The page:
For more information on SMAP and protecting it, go here:

http://www.strength.org/blog/snap/stories

I did not find any great couponing freebies this past week but am hoping there will be some good ones in the ads tomorrow.  I’ll keep you posted.  Remember, the food banks need us!

Peace Out Coupon Scout!

Kate

 

Oh SNAP! Day 3!

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Day 3 we spent a total of $24.08 on food. We actually did it.  We were under our $24.85/day budget.  However it meant Jeff skipped breakfast, we ate leftovers and we did not have enough dinner for all of us.

Here’s how Day 3 broke down…

Breakfast – The shorties (CJ & Kylie had french toast sticks again…..you would thing they’d be sick of that by now)   Jeff didn’t eat breakfast today, Quinn had a peanut butter sandwich instead of a smoothie and I had a bowl of cereal– $3.85

No morning snack  again today so that also saved us a bit – seems like that has to go if we have any hope of staying on track.

Lunch: $.20

As it turns out Jack didn’t finish the box of pasta yesterday…he did today for lunch  – which was great for the budget- $0

Jeff had leftovers from dinner, also good for the budget. $0

I had $.20 can a of chili- $.20

Afterschool snack – $5.50

Jack and CJ had cereal, $1.50 ( 1 bowl of cereal each with milk – box of cereal $1.99, gallon of milk $2.19)

CJ  also had Special K crackers – $2.00

Quinn is on a field trip for school for the next two days and not here but we’ll act as if she is and add $2 for her after school snack.  Just to keep us honest.

Dinner – $11.28

CJ had a baseball game and I didn’t want to blow a bunch of cash at the concessions.   I decided to bring dinner to the park.  Jack helped me make the chicken nuggets and burned himself  which led to him dropping the tray full of nuggets.  We lost 1/2 of the bag.  Based on our budget for the week this is almost a tragedy.  We made the rest of the bag which was enough for Jack, Jeff and Kylie.  CJ was playing baseball so he didn’t get any and I sacrificed my chicken nuggets for the good of my family. – $3.99 for the bag

I also brought chips – $1.79 for the bag, a bag of apples but only Jeff and I ate apples – $1.00 and 4 packs of fruit snacks for the kids ($1.00), ketchup ($.50), water (I filled up bottles so that was free) and 3 diet cokes ($3.00)

Here’s a pic of our gourmet dinner:

Cj had a yogurt when he got home and he was given a Gatorade and chips at the game. $2.50.  And I made up for my chicken nuggets sacrifice with a bowl of cereal $.75.

We now have only $73. 71 left for the 4 days left in the week.  At this point it is clear that we are not going to make the entire week within our budget.  I have realized that I stock up on enough things that I don’t have to spend over $175 each week because at least once a month I do spend more.  That stocking up shopping trip allows me to spend less than $175 the other weeks …what these few days have taught me is that if I didn’t have the ability to stock up monthly, I’d be screwed.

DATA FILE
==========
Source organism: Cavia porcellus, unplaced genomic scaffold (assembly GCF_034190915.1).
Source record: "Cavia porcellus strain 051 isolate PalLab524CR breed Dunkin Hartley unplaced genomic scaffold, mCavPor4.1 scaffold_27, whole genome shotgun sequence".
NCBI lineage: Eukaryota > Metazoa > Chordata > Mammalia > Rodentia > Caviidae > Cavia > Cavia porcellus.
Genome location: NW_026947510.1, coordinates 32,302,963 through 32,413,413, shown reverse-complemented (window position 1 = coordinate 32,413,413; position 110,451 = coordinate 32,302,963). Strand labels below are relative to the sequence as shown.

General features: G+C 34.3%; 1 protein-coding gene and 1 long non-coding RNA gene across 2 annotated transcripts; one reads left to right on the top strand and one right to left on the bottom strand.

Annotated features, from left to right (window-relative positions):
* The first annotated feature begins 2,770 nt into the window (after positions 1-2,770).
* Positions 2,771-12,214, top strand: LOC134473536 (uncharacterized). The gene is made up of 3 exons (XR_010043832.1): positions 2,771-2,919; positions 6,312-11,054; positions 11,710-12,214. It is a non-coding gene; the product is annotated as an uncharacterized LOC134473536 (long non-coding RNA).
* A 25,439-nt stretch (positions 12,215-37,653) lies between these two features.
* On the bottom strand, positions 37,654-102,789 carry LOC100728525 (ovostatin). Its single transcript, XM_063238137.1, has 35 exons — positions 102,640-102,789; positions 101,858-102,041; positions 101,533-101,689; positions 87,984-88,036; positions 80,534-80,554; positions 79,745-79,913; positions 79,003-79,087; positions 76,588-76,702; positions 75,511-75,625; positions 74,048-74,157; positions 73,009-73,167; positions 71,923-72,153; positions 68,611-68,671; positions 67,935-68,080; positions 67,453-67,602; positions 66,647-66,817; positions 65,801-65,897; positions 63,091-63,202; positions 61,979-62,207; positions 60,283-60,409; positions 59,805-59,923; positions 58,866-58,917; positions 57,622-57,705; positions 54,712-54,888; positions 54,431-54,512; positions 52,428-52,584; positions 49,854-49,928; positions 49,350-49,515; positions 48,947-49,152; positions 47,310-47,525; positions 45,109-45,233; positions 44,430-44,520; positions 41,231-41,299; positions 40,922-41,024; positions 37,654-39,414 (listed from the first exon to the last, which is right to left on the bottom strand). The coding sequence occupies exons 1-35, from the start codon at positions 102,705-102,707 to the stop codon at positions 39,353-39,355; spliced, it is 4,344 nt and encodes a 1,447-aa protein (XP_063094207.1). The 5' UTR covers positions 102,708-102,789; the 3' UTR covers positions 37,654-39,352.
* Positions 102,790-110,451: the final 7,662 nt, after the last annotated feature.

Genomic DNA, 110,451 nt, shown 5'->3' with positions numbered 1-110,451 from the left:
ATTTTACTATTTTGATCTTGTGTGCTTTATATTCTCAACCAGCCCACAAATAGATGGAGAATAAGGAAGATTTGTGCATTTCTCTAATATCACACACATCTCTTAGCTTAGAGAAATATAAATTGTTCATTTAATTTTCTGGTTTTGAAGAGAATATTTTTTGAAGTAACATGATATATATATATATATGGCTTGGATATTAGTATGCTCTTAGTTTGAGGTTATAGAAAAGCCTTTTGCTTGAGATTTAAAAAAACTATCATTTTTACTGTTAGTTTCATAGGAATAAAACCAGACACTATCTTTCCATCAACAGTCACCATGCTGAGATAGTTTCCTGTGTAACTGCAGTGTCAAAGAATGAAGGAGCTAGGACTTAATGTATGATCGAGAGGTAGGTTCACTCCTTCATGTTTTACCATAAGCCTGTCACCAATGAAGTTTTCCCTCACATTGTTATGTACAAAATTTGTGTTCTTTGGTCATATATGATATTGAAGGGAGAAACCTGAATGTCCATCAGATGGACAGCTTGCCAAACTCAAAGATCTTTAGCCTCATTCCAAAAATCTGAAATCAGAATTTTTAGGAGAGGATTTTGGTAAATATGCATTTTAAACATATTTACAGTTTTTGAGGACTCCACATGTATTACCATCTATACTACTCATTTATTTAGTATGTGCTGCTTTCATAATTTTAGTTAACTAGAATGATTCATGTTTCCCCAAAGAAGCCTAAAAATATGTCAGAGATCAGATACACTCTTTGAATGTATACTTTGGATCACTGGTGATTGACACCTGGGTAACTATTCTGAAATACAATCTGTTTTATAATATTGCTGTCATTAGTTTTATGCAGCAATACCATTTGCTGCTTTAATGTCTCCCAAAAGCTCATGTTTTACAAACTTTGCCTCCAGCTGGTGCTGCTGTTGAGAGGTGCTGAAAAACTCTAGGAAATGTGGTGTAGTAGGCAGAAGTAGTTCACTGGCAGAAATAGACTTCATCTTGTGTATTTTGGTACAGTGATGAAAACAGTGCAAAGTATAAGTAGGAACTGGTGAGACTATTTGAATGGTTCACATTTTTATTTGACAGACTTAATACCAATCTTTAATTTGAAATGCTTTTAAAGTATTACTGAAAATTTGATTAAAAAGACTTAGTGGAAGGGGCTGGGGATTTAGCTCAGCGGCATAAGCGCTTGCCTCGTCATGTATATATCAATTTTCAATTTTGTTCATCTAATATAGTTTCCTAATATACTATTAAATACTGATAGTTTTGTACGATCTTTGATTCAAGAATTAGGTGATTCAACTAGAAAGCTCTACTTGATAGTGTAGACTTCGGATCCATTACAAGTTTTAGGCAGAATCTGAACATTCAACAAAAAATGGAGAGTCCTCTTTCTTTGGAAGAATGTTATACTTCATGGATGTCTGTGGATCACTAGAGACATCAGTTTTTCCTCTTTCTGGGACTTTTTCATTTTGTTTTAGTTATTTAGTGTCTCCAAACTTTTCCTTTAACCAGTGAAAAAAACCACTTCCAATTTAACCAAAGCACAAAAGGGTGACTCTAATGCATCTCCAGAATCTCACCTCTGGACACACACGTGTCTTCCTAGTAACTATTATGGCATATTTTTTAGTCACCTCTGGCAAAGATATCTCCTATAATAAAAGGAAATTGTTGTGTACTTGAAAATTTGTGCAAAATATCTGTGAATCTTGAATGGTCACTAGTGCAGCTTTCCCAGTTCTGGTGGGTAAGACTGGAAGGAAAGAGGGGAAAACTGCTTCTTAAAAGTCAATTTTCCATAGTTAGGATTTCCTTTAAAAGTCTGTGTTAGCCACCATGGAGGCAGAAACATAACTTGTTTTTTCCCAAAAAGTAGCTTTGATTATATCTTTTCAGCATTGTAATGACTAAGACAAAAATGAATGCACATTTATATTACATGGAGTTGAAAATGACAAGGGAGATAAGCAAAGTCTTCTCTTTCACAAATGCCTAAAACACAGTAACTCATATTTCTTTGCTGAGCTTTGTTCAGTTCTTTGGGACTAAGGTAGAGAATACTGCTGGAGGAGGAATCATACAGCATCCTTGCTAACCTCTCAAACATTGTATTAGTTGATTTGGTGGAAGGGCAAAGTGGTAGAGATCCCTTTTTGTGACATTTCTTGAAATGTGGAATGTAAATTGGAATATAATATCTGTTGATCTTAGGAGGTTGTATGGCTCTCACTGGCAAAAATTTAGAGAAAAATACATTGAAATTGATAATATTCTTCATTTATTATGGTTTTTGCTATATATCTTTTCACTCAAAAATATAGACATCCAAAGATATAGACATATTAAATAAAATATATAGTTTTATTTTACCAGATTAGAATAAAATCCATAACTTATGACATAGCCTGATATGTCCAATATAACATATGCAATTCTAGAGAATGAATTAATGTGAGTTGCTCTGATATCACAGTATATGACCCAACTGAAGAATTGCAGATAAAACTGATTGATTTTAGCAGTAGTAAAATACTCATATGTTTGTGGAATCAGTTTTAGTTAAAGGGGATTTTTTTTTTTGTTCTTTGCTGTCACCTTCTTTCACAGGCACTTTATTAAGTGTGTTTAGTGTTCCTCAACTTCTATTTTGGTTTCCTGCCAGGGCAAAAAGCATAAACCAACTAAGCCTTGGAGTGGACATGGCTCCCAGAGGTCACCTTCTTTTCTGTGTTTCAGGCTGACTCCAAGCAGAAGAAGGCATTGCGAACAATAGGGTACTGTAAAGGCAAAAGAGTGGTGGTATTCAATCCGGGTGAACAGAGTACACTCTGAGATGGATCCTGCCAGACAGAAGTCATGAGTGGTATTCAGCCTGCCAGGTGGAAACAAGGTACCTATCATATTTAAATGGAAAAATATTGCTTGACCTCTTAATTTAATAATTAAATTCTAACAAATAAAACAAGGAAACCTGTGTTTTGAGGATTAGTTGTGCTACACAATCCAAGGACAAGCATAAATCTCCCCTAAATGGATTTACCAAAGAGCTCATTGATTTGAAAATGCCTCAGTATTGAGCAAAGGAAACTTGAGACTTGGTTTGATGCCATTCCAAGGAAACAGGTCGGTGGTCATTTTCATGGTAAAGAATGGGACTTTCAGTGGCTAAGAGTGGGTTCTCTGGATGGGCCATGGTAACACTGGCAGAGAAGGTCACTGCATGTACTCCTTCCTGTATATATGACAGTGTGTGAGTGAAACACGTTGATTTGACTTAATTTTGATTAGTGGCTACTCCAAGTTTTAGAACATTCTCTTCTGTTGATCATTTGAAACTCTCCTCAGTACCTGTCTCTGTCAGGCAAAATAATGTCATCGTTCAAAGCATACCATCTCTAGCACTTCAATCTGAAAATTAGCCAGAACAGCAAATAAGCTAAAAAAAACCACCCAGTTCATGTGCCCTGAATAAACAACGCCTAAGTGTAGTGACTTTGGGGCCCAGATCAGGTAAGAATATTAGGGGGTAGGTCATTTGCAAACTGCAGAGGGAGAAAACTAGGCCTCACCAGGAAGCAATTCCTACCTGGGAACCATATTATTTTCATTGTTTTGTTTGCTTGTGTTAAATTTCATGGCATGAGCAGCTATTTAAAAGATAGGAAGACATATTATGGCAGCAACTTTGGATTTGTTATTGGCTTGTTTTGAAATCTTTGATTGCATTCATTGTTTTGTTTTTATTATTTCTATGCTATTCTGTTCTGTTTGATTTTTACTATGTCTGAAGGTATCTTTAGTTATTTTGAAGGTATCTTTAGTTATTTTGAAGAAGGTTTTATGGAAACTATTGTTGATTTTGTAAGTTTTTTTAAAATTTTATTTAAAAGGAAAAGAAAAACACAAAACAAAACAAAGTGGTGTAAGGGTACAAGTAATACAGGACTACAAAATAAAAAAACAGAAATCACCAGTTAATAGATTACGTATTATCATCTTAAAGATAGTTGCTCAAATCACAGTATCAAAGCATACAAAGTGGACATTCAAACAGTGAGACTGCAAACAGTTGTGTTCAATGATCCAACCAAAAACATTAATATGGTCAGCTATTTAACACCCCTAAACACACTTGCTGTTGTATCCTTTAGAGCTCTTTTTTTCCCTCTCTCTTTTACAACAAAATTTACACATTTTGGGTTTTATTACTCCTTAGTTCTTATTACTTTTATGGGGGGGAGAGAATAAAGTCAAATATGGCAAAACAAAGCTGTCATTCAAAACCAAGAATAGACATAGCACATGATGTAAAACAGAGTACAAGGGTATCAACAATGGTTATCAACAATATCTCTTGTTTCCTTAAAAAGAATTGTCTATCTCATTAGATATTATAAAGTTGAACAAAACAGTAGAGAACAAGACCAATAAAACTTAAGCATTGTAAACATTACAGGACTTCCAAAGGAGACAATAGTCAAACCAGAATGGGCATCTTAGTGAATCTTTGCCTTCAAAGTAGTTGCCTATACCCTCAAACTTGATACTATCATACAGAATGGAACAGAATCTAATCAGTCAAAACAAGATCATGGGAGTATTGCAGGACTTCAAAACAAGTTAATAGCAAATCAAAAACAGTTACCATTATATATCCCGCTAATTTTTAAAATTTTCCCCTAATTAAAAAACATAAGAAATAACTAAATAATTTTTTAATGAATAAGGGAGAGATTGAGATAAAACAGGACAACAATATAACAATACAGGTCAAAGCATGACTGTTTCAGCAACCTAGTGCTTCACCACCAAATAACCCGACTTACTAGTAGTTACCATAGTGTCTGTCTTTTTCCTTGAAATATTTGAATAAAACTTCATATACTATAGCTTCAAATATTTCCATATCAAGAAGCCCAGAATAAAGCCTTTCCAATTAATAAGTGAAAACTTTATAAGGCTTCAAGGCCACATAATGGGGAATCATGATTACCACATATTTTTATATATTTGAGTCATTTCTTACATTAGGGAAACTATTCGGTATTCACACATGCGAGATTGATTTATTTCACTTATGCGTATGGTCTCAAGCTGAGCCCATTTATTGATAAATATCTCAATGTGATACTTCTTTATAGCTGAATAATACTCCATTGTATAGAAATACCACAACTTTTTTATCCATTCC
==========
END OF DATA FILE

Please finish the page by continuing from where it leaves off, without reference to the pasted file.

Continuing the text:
Oh SNAP!

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Have you heard of the SNAP Challenge?  I just learned about it and starting today, my family and I will attempt it.  SNAP is the fancy name for the food stamp program.  It stands for Supplemental Nutrition Assistance Program.  The SNAP Challenge is a way to see what it is like for the millions of low-income folks that are on food stamps.  The idea is that for one week, my family will live on the same food budget that a SNAP recipient does.  We will learn firsthand about what it is like to try to get by on the average SNAP benefit.  I will need to budget carefully and keep in mind that if I run out of money by Friday, we will just have to go hungry until the next Monday morning.  Obviously, we will not truly understand the daily difficulties that SNAP recipients face.  But this challenge will give us a little but of insight.

I found the guidelines for the SNAP challenge on the Chicago Food Depository website –

Challenge Guidelines

  1. Each person should spend a set amount for food and beverages during the Challenge week. That amount is $35/week or $5/day for all food and beverage. (I have seen this amount online as low as $29/week)
  2. All food purchased and eaten during the Challenge week, including fast food and dining out, must be included in the total spending.
  3. During the Challenge, only eat food that you purchase for the project. Do not eat food that you already own – this does not include spices and condiments.
  4. Avoid accepting free food from friends, family, or at work, including at receptions, briefings, or other events where food is served.
  5. Keep track of receipts on food spending and take note of your experiences throughout the week.
  6. Invite others to join you, including co-workers, reporters, chefs, or other elected officials.
  7. Share your SNAP Challenge story. Post updates on Facebook and Twitter and tag them with #SNAPchallenge.

I learned that there are some things you can’t buy with your SNAP allotment.  Off limits are paper products, medicine, alcohol, cigarettes, energy drinks, magazines or hot, prepared food.  You can buy meat, produce, canned items, baby food, cereal, milk and microwaveable meals.

Since there are 6 of us in my family, my weekly allotment would be $174.  I used the $29/week amount since I live in Georgia and I am assuming since the cost of living is less here than in Chicago, the SNAP allotment will be less too.  As of this writing, the amount does not seem too bad to me particularly now that I am a coupon fiend.  I usually spend about $150 – $200/week on groceries.  It just depends on the week.

However, I have the freedom that many people don’t have. If I need to spend more in a week for whatever reason, I do, without even thinking about it.  And that is the difference.  I do have weeks where I spend much more.  Maybe we are having a party, or I’m just really hungry.  Who knows why?  The thing is that I can.

Except, this week, I won’t.  This week, I am committed to not going 1 penny over the $174.  This week, I am going to get a sense of what it means to truly be on a restricted food budget and I am going to see how hard it is to feed my family healthily.  And since I can’t use all of the things I have stocked up on by couponing, this may be a bit more difficult than I imagine.

Wanna join me in this challenge?